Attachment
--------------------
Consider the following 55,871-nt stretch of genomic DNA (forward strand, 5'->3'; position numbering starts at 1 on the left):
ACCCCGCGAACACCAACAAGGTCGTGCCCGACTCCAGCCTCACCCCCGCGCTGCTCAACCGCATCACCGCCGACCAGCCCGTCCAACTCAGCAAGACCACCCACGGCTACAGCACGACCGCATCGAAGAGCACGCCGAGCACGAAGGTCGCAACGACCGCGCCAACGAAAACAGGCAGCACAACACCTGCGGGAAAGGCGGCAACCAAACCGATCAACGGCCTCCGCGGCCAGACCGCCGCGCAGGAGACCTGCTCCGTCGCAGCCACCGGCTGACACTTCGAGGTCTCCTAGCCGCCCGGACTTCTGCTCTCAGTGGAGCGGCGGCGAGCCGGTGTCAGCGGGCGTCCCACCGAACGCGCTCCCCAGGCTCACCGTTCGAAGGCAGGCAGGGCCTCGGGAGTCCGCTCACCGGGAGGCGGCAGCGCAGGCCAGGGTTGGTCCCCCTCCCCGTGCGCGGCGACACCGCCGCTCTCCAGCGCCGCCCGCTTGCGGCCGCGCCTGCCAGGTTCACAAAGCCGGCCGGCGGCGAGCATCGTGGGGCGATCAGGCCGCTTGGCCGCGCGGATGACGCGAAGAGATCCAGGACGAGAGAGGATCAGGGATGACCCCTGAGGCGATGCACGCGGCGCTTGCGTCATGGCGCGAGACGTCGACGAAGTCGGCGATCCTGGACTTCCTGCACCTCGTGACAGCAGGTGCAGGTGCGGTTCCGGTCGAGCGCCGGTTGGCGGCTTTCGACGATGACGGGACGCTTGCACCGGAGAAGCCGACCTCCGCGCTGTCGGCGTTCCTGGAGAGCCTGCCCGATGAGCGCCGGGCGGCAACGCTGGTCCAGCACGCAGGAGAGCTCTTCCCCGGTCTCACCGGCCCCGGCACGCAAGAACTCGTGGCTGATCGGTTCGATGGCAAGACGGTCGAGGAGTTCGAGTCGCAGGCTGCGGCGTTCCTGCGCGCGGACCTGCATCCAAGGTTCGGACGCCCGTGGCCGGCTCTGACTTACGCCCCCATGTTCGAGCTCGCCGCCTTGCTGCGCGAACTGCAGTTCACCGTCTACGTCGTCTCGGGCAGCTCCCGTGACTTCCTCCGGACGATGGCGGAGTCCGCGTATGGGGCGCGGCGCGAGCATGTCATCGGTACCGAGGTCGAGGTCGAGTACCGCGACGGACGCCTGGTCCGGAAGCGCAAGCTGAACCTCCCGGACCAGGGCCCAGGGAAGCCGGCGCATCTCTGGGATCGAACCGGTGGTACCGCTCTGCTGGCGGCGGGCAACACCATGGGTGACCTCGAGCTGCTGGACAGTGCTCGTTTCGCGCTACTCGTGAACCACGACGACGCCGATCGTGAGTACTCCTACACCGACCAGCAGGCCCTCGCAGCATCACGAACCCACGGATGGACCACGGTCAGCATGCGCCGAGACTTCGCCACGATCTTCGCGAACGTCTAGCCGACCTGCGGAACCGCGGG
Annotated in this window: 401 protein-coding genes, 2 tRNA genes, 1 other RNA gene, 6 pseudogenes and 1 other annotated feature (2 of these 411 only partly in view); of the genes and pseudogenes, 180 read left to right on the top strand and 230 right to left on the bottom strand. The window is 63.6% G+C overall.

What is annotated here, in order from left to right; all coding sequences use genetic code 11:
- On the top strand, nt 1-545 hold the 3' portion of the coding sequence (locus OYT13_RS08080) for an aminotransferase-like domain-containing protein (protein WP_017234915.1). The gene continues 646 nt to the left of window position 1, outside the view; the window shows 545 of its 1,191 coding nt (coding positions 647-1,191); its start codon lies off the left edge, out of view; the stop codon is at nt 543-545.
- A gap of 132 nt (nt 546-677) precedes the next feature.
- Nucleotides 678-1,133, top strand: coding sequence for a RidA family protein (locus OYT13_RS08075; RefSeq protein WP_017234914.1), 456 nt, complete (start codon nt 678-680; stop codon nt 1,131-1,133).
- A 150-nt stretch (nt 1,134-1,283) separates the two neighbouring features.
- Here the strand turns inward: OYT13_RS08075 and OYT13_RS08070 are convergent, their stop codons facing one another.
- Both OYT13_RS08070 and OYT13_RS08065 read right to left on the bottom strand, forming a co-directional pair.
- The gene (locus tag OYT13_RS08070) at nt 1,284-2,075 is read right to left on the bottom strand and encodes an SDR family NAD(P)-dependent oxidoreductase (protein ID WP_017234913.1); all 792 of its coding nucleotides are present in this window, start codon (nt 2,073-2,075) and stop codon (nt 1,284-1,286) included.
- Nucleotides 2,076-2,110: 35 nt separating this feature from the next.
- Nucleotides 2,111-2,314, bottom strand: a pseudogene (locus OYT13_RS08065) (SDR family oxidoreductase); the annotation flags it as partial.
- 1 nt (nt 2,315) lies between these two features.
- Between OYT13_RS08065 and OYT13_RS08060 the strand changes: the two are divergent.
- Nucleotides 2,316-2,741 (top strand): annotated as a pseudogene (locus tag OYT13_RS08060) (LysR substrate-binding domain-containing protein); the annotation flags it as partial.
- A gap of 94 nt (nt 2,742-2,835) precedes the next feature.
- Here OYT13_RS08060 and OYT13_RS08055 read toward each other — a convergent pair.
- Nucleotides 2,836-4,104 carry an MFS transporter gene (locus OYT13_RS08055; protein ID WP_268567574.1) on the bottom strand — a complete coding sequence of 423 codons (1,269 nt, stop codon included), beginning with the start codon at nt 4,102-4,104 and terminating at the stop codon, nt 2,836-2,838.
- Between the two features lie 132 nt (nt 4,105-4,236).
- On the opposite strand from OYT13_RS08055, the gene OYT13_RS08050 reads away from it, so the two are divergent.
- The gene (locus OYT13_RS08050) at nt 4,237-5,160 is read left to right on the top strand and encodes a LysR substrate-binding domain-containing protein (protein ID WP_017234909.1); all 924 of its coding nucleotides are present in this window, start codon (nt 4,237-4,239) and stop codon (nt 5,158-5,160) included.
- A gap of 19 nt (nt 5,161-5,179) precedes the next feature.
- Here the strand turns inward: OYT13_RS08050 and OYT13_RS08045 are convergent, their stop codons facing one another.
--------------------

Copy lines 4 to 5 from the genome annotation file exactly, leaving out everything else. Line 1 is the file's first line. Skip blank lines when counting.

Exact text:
What is annotated here, in order from left to right; all coding sequences use genetic code 11:
- On the top strand, nt 1-545 hold the 3' portion of the coding sequence (locus OYT13_RS08080) for an aminotransferase-like domain-containing protein (protein WP_017234915.1). The gene continues 646 nt to the left of window position 1, outside the view; the window shows 545 of its 1,191 coding nt (coding positions 647-1,191); its start codon lies off the left edge, out of view; the stop codon is at nt 543-545.